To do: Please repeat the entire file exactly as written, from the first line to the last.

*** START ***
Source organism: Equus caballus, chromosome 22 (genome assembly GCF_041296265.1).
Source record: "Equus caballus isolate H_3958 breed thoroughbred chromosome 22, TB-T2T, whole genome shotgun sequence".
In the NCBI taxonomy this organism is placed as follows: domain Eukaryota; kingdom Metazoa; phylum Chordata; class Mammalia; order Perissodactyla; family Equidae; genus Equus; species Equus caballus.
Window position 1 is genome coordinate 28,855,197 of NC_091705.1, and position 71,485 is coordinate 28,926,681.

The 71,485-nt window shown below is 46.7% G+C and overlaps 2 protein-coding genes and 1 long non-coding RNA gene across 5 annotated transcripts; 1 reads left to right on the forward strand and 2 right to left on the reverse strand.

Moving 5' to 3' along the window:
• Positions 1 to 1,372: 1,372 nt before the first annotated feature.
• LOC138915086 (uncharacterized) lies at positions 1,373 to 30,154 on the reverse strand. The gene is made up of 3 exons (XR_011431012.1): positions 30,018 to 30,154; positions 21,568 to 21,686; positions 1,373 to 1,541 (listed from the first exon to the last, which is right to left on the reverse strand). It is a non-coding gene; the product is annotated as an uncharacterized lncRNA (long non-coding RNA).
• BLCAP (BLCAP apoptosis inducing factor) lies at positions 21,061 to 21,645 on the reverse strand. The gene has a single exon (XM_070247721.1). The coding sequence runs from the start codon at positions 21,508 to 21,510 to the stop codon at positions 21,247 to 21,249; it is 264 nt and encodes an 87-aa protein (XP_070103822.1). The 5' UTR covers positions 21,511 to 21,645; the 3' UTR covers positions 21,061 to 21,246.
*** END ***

Source organism: Equus caballus, chromosome 22 (genome assembly GCF_041296265.1).
Source record: "Equus caballus isolate H_3958 breed thoroughbred chromosome 22, TB-T2T, whole genome shotgun sequence".
In the NCBI taxonomy this organism is placed as follows: domain Eukaryota; kingdom Metazoa; phylum Chordata; class Mammalia; order Perissodactyla; family Equidae; genus Equus; species Equus caballus.
Window position 1 is genome coordinate 28,855,197 of NC_091705.1, and position 71,485 is coordinate 28,926,681.

The 71,485-nt window shown below is 46.7% G+C and overlaps 2 protein-coding genes and 1 long non-coding RNA gene across 5 annotated transcripts; 1 reads left to right on the forward strand and 2 right to left on the reverse strand.

Moving 5' to 3' along the window:
• Positions 1 to 1,372: 1,372 nt before the first annotated feature.
• LOC138915086 (uncharacterized) lies at positions 1,373 to 30,154 on the reverse strand. The gene is made up of 3 exons (XR_011431012.1): positions 30,018 to 30,154; positions 21,568 to 21,686; positions 1,373 to 1,541 (listed from the first exon to the last, which is right to left on the reverse strand). It is a non-coding gene; the product is annotated as an uncharacterized lncRNA (long non-coding RNA).
• BLCAP (BLCAP apoptosis inducing factor) lies at positions 21,061 to 21,645 on the reverse strand. The gene has a single exon (XM_070247721.1). The coding sequence runs from the start codon at positions 21,508 to 21,510 to the stop codon at positions 21,247 to 21,249; it is 264 nt and encodes an 87-aa protein (XP_070103822.1). The 5' UTR covers positions 21,511 to 21,645; the 3' UTR covers positions 21,061 to 21,246.